Opener “Ghosts” reminds us straight away of the bluesy propensities of Lucifer, with a riff of awesome simplicity, magnificence and splendour. A simple affair of just a few notes, it breathes, and Lucifer lives. The smoky, sultry vocal of Johanna Sadonis kicks in and we are all transported back to the 70’s and Patti Smith records and sitting there smoking perfumed hash and listening to Free songs on a turntable in your bedroom. It’s very very good indeed. In fact, the whole album is a step forward from “II”, released in 2018 and reviewed by yours truly for another well known heavy metal record reviewing website. Johanna’s voice doesn’t sound as strained as it did on the previous release and the production on “III” is a much earthier affair than the previous offering and makes the record all the better for it. This style of organ tinged, fuzzed out 70’s inspired hard rock should not have a crystal-clear production. It should be bass heavy and slightly muddy, but with punchy drums and cymbals clearly heard. Lucifer have delivered this in spades.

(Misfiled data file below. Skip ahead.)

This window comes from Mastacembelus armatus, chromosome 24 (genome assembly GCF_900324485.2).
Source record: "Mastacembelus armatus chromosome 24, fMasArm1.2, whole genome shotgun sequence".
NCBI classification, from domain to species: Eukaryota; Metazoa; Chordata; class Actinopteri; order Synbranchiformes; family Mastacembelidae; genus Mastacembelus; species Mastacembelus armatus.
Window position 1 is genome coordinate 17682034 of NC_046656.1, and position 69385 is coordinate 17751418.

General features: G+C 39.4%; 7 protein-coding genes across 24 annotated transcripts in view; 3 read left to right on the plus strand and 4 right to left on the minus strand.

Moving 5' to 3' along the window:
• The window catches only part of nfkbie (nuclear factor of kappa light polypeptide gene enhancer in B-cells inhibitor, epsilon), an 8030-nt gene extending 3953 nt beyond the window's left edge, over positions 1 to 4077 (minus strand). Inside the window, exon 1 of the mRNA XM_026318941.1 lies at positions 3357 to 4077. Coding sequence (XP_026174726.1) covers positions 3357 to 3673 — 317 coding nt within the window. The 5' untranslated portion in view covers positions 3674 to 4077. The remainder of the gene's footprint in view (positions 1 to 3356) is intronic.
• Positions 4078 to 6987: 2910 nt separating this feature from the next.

There are many influences at work in the music of Lucifer – Fleetwood Mac, Bad Company, Patti Smith, Sabbath, Sir Lord Baltimore and Hawkwind are just a few I can hear. I am privately convinced this is the way Wolfmother see themselves in their heads. It is fucking cool, man. The grooveometer is off the scale, gentlemen and hotties. There is so much groovy going on here that Lucifer have formed their own groove continuum and are shaping their own groove reality. We are talking quantum groove here. A groove event horizon where all music goes to be turned into grooveonium. They are that groovy they are forming new elements. There is not a weak song on this entire record. To say I’m excited would be like saying that Hodgson Fartpants smells like a charnel house in the middle of a sewage treatment works. The sex wee quotient is reaching new and dangerous levels. Calderdale has only just got over the last episode of flooding, but it is in danger again… All pants destroyed. Send help.